New research from Microsoft aims to unlock the full value of encrypted data by using the cloud itself to perform secure data trades between multiple willing parties in a way that provides users full control over how much information the exchange reveals. This is according to an article written by John Roach from the Microsoft Research team.
According to Roach, the exchange is based on the idea of a secure multiparty computation, where two or more parties agree to evaluate their data in a way that one or more of the parties gets a result but none of the parties learns anything about the others’ data, except for what can be inferred from the result.
“What we are trying to do is keep the data private and, at the same time, get the value out of it,” says Ran Gilad-Bachrach, a researcher in the Cryptography Research group within Microsoft’s research organisation.
The multiparty computation is akin to a group of employees who want to know where their individual salary ranks in relation to the group as a whole, but none of them wants to reveal their pay to the group. “One way to solve this problem is for each individual to tell their salary in confidence to a trusted colleague,” explains Roach. “This colleague calculates the average salary and shares the result with the group. Each employee can determine where their pay falls without learning what any individual is paid. The trusted colleague conveniently forgets everything.”
“This secure data exchange emulates that, but without the need for the trusted colleague,” says Peter Rindal, a PhD candidate at Oregon State University who is in his second internship at Microsoft and an expert on secure multiparty computation.
The cloud, according to the researchers, is a key feature of the exchange. It transforms a computation technique used to resolve water cooler disputes over pay to a secure system to train algorithms, perform market research, conduct auctions and enable new business opportunities.
Roach explains how it works:
Data owners – hundreds, thousands of them – encrypt their data and send it to the cloud for storage. Think of them as relatively passive sellers in the exchange. When an active buyer – usually one entity – comes along and wants to make a transaction with some of the sellers, those sellers approve the transaction by sending the buyer keys to the data.
But since those keys can decrypt the data stored in the cloud, the cloud can’t directly share the stored data with the buyer, otherwise security and privacy would be compromised.
“Instead, we want to use the keys to decrypt the data inside a multiparty computation,” says paper co-author Kim Laine, a post-doctoral researcher also in the Cryptography Research group who studies how to compute on encrypted data. Doing so unencrypts the data for a computation “without actually revealing anything to anyone except the result” of the computation.
All of the computation is performed in the cloud, and the computation itself is encrypted in such a way that not even the cloud knows what is being computed, which protects any of the buyer’s data used in the computation such as a proprietary algorithm. If everything goes as expected, the cloud reveals the decrypted results to the interested parties.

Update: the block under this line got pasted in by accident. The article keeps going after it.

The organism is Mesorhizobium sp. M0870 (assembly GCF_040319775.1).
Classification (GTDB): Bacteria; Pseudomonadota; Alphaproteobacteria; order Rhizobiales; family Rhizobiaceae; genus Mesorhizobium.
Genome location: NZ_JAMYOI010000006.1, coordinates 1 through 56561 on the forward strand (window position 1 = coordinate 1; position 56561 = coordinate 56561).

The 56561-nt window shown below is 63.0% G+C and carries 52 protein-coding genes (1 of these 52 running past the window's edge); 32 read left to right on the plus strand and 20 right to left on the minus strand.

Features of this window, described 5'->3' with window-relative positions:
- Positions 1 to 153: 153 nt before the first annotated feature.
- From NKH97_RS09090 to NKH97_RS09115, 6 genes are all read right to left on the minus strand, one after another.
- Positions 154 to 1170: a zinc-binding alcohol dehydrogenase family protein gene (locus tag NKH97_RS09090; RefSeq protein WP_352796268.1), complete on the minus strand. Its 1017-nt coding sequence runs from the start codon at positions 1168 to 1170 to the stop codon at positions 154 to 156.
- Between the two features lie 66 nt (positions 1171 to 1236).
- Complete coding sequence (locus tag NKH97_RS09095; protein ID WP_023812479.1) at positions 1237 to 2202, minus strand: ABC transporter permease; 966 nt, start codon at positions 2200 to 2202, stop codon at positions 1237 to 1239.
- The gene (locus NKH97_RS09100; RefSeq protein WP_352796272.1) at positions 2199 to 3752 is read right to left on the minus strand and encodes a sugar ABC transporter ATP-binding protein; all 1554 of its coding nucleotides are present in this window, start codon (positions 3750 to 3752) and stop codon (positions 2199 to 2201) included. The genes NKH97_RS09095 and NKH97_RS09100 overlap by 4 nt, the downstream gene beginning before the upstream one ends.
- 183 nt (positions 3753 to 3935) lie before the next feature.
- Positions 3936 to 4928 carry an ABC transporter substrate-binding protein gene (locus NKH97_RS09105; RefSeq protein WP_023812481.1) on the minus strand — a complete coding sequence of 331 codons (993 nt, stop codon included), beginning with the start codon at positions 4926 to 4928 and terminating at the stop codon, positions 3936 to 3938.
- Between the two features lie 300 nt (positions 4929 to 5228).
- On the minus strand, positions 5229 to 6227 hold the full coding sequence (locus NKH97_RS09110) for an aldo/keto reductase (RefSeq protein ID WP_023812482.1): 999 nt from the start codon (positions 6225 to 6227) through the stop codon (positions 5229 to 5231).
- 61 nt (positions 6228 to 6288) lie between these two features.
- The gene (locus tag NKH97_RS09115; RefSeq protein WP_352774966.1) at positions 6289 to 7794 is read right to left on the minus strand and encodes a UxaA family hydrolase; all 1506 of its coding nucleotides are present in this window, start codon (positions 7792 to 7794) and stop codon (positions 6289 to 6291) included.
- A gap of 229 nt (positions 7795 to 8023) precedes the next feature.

Set up this way, according to the researchers, the data exchange is secure provided that the cloud itself follows the rules and nothing more.
Here’s another advantage to the system: It’s costly to purchase data, and researchers with limited budgets need to make sure it is worth it. The exchange, Gilard-Bachrach explains, offers a way for a buyer to “test drive” a portion of the sellers’ data and thus make an informed decision over whether to buy the keys to unlock the full dataset.
Roach asks us to consider researchers at a pharmaceutical company who are developing a machine learning model that combs through genomes to determine individuals’ risk of various diseases. “To improve the model and further study it, the researchers are interested in buying access to a medical centre’s bundle of anonymised patient genomes, but only if the bundle contains distinctly different data than what the researchers have already used,” he says.
“We call this ‘can we test drive your data’ because why would you buy anything without knowing what you are buying,” says Laine. “But the problem with data is you can’t just show it.”
The secure data exchange system allows the researchers to perform a statistical analysis on a portion of the medical centre’s anonymised genetic data that reveals how much it differs from the data already used to build the disease-prediction algorithm. After this test drive, the researchers can decide whether to buy the keys to the full bundle.
“What we are trying to build,” Gilad-Bachrach says, “is a mechanism by which you can say, ‘Look, I am interested in your data, but I want to verify it is really what I need before I purchase it.’”
In another use of the exchange, a medical centre could compare the outcomes of its treatment plan for pneumonia with the outcomes of treatment plans used at other medical centres without any one medical centre revealing what treatment plan it uses. That avoids the risk of getting called out for using a less effective treatment.
Individuals could even use the exchange as a marketplace to sell researchers access to their encrypted genetic data for algorithm training. Ultimately, Laine notes, the researchers might develop an algorithm that uses the exchange to communicate to participants whether or not their genome contains a specific mutation related to a health concern such as heart disease or cancer.
“If you are a match,” notes Laine, “you can decide if you want to contact the research group.”
It’s a research project for now. But Roach says the team aims to publicly release the library, or tools, needed to implement the secure data exchange in the near future.
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